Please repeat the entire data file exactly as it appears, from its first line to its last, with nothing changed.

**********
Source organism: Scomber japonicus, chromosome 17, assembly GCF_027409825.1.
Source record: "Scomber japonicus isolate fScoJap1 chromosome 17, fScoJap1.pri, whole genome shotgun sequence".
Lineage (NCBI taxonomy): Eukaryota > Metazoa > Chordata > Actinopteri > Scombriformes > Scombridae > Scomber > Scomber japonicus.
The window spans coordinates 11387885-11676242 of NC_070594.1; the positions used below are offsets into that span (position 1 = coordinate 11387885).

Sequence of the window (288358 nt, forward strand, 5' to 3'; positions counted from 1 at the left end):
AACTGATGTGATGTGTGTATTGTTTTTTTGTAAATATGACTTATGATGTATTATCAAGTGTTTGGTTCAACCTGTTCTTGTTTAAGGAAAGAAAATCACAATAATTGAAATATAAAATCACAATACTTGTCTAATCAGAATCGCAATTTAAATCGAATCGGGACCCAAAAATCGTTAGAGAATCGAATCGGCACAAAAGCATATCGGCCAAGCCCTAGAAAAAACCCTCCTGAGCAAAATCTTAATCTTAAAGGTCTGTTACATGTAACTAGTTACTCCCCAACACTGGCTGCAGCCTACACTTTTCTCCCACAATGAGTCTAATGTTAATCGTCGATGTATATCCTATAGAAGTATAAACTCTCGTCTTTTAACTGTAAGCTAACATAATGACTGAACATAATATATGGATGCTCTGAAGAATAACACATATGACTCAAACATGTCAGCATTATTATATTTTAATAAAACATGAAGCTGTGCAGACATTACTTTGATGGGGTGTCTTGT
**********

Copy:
Source organism: Scomber japonicus, chromosome 17, assembly GCF_027409825.1.
Source record: "Scomber japonicus isolate fScoJap1 chromosome 17, fScoJap1.pri, whole genome shotgun sequence".
Lineage (NCBI taxonomy): Eukaryota > Metazoa > Chordata > Actinopteri > Scombriformes > Scombridae > Scomber > Scomber japonicus.
The window spans coordinates 11387885-11676242 of NC_070594.1; the positions used below are offsets into that span (position 1 = coordinate 11387885).

Sequence of the window (288358 nt, forward strand, 5' to 3'; positions counted from 1 at the left end):
AACTGATGTGATGTGTGTATTGTTTTTTTGTAAATATGACTTATGATGTATTATCAAGTGTTTGGTTCAACCTGTTCTTGTTTAAGGAAAGAAAATCACAATAATTGAAATATAAAATCACAATACTTGTCTAATCAGAATCGCAATTTAAATCGAATCGGGACCCAAAAATCGTTAGAGAATCGAATCGGCACAAAAGCATATCGGCCAAGCCCTAGAAAAAACCCTCCTGAGCAAAATCTTAATCTTAAAGGTCTGTTACATGTAACTAGTTACTCCCCAACACTGGCTGCAGCCTACACTTTTCTCCCACAATGAGTCTAATGTTAATCGTCGATGTATATCCTATAGAAGTATAAACTCTCGTCTTTTAACTGTAAGCTAACATAATGACTGAACATAATATATGGATGCTCTGAAGAATAACACATATGACTCAAACATGTCAGCATTATTATATTTTAATAAAACATGAAGCTGTGCAGACATTACTTTGATGGGGTGTCTTGT